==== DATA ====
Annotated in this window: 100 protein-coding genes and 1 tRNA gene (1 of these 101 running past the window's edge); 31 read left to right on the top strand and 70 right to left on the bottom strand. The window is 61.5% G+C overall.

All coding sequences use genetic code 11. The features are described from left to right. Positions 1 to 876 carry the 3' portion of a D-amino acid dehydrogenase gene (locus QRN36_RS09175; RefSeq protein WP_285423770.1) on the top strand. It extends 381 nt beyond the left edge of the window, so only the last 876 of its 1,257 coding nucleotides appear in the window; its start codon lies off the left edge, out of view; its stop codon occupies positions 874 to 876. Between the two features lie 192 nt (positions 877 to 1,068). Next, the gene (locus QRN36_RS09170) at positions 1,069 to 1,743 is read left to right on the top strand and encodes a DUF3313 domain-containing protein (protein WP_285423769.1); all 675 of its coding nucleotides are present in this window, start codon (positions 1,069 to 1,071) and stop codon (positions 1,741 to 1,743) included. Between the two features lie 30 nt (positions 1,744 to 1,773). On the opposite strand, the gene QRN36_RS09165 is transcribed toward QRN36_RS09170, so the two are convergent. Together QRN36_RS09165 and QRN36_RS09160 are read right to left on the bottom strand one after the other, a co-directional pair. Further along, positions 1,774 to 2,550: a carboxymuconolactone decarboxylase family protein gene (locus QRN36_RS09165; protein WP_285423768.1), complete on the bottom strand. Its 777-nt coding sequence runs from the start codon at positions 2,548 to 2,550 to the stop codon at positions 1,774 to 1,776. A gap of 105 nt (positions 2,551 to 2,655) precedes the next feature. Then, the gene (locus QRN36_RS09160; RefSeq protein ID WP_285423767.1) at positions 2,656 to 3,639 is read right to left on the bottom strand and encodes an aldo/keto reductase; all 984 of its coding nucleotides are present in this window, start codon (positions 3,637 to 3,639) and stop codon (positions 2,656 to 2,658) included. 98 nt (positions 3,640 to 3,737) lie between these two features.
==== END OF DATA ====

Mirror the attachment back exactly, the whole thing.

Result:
Annotated in this window: 100 protein-coding genes and 1 tRNA gene (1 of these 101 running past the window's edge); 31 read left to right on the top strand and 70 right to left on the bottom strand. The window is 61.5% G+C overall.

All coding sequences use genetic code 11. The features are described from left to right. Positions 1 to 876 carry the 3' portion of a D-amino acid dehydrogenase gene (locus QRN36_RS09175; RefSeq protein WP_285423770.1) on the top strand. It extends 381 nt beyond the left edge of the window, so only the last 876 of its 1,257 coding nucleotides appear in the window; its start codon lies off the left edge, out of view; its stop codon occupies positions 874 to 876. Between the two features lie 192 nt (positions 877 to 1,068). Next, the gene (locus QRN36_RS09170) at positions 1,069 to 1,743 is read left to right on the top strand and encodes a DUF3313 domain-containing protein (protein WP_285423769.1); all 675 of its coding nucleotides are present in this window, start codon (positions 1,069 to 1,071) and stop codon (positions 1,741 to 1,743) included. Between the two features lie 30 nt (positions 1,744 to 1,773). On the opposite strand, the gene QRN36_RS09165 is transcribed toward QRN36_RS09170, so the two are convergent. Together QRN36_RS09165 and QRN36_RS09160 are read right to left on the bottom strand one after the other, a co-directional pair. Further along, positions 1,774 to 2,550: a carboxymuconolactone decarboxylase family protein gene (locus QRN36_RS09165; protein WP_285423768.1), complete on the bottom strand. Its 777-nt coding sequence runs from the start codon at positions 2,548 to 2,550 to the stop codon at positions 1,774 to 1,776. A gap of 105 nt (positions 2,551 to 2,655) precedes the next feature. Then, the gene (locus QRN36_RS09160; RefSeq protein ID WP_285423767.1) at positions 2,656 to 3,639 is read right to left on the bottom strand and encodes an aldo/keto reductase; all 984 of its coding nucleotides are present in this window, start codon (positions 3,637 to 3,639) and stop codon (positions 2,656 to 2,658) included. 98 nt (positions 3,640 to 3,737) lie between these two features.